On top of unique and redundant contributions, independent variables may contribute synergistically. Namely, best prediction may be achieved via a complex function of multiple independent variables that is greater than sum of its parts. The simplest example is addition of quadratic coupling terms to a linear model.

The the unique, redundant and synergistic contributions can also be studied for general non-linear cases using information-theoretic approaches, see Partial Information Decomposition. Of course, any generalization is not free, as it may require even larger data sizes and some further approximations.

Question 5: How to do analysis of confounding variables correctly

This is something I myself would really like to know. Similar to the above, you may wish to figure out if the fit of the target dependent variable (ensembleSize) is confounded by other DV you presented. Similarly to the above, Partial Correlation and similar metrics can in theory be applied to see if the dependent variables confound each other. And for similar reasons, such analysis is likely to lead to false positives, for example if the dependent variables are some transformed noisy copies of one latent variable. The only approach I have seen is to study the target dependent variable independently for each combination of other dependent variables, keeping them fixed in each analysis (as you said). Again, this dramatically reduces significance, but as far as I know there is no better way

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  • $\begingroup$ Sorry for coming back to your great answer so late. I tried computing VIFs across my 5 questions (A-E), to check if these variables are multicollinear, as you suggested. I used vif(X) in Matlab, where columns of X are the 5 questions, and rows are individual trials. But that returns a VIF for each question, whereas I expected a single VIF, that would indicate the multicollinearity among those questions! $\endgroup$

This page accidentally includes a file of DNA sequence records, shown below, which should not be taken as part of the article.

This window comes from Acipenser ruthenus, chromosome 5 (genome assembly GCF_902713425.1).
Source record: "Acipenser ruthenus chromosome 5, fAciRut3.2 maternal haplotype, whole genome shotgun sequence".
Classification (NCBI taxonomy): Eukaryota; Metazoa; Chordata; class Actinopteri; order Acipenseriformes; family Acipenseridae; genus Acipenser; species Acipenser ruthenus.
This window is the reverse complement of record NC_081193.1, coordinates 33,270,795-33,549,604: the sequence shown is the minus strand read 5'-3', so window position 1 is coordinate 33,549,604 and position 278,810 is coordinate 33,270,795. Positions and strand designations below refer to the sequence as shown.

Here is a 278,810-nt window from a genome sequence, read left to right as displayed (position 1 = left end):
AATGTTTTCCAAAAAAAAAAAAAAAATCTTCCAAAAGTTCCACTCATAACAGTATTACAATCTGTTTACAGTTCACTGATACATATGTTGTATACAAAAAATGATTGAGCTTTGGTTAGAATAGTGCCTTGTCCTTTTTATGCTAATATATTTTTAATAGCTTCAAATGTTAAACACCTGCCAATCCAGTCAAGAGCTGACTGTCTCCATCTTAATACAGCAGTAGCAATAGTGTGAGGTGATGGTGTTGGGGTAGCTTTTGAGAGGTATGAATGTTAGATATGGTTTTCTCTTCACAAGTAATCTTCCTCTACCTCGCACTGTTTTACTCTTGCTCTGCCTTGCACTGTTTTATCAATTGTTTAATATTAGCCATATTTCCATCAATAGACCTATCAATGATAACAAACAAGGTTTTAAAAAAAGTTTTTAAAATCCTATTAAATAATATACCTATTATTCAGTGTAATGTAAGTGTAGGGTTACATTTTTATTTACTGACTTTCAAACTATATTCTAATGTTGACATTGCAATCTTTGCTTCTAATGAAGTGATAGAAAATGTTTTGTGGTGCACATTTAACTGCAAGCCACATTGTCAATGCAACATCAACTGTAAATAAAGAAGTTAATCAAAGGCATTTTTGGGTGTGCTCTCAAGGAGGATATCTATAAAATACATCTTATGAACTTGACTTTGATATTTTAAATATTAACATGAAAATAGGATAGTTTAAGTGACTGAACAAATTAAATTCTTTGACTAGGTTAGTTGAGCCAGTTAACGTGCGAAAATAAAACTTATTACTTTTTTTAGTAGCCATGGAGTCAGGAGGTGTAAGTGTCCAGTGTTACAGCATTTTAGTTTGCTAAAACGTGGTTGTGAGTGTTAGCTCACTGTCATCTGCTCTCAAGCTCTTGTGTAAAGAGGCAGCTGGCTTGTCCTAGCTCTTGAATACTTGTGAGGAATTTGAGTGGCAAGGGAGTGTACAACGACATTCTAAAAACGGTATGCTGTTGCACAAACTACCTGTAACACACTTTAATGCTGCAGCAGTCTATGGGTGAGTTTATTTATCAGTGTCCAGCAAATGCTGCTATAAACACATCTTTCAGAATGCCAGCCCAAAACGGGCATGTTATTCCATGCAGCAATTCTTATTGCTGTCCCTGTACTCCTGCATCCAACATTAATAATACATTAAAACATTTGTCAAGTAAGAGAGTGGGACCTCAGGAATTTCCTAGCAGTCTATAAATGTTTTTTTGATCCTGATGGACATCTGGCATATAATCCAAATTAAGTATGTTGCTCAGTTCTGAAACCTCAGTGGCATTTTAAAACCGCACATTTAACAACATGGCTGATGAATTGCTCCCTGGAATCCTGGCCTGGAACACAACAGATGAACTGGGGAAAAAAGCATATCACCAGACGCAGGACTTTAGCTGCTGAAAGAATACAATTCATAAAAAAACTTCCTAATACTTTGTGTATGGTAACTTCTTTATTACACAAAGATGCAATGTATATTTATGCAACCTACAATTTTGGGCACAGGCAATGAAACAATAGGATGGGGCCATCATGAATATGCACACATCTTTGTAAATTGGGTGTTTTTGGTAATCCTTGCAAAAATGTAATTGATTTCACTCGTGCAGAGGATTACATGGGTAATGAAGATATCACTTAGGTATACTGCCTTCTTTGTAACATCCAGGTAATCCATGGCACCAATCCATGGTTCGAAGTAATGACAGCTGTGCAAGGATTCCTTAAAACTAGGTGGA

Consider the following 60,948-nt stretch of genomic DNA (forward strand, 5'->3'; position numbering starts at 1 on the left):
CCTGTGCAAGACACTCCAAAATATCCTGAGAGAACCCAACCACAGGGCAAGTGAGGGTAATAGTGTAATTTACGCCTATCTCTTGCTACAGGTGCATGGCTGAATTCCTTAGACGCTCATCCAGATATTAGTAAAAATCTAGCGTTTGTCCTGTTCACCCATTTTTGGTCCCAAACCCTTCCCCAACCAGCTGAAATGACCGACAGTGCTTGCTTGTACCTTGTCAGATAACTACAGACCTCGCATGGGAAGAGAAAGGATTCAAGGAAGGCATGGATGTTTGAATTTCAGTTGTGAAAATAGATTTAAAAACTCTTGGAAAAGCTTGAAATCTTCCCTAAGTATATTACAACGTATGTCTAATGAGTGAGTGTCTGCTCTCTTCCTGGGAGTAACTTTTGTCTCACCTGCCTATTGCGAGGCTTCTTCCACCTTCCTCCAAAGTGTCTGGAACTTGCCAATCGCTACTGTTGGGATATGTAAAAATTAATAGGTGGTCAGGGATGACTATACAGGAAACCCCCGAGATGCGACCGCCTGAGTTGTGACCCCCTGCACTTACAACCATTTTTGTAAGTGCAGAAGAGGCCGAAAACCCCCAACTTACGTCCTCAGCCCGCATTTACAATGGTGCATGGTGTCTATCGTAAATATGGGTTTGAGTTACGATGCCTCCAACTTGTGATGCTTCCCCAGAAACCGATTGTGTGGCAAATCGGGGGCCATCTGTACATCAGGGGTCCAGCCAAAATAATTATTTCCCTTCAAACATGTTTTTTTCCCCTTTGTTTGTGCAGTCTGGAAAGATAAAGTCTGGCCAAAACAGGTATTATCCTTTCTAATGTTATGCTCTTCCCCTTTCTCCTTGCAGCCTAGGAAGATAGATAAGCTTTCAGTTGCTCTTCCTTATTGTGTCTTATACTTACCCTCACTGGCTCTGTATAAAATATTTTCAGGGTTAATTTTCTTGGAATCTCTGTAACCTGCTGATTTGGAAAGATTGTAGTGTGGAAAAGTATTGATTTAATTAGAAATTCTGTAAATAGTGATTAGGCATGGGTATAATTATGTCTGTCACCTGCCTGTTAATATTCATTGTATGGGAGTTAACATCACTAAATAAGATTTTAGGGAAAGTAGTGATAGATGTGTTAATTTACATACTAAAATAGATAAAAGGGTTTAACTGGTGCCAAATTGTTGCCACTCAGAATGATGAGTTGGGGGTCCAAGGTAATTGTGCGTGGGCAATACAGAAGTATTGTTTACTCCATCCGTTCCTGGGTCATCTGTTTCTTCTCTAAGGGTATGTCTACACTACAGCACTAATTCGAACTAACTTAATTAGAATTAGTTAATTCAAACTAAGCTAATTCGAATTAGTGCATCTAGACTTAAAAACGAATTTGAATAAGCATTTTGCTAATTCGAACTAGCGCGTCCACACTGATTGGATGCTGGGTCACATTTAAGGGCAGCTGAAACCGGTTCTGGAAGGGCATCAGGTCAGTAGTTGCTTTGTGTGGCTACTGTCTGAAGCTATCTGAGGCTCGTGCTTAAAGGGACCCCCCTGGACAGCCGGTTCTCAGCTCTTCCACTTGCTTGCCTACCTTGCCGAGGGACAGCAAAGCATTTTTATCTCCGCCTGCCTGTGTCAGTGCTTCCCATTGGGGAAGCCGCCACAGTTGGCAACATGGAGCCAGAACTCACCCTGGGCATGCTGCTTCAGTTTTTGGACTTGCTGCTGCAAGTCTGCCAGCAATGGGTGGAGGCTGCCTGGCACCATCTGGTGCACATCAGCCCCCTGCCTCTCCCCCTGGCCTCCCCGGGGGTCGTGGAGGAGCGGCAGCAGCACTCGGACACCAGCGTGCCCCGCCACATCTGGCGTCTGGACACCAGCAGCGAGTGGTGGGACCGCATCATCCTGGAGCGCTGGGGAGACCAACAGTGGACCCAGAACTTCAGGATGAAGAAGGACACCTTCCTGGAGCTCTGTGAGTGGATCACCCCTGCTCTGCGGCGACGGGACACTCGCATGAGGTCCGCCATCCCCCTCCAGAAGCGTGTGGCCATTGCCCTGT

– z8080
    Apr 2, 2022 at 13:10
  • $\begingroup$ @z8080 It seems that VIF computes a single number for each target. So if you provide it 5 variables, it will find out how well each of these variables is explained by the other 4. This should be useful to you, as you will be able to tell, which ones are correlated. I think it is even better to just compute the correlation matrix to see which pairs of variables are correlated. If you want a single number, I would recommend using effective rank, it effectively (pun intended) gives you the number of (linearly) independent dimensions among the variables you have provided. It can be fractional. $\endgroup$ Apr 4, 2022 at 10:16
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    $\begingroup$ Here's some info on VIF. Here's the definition of effective rank $\endgroup$ Apr 4, 2022 at 10:16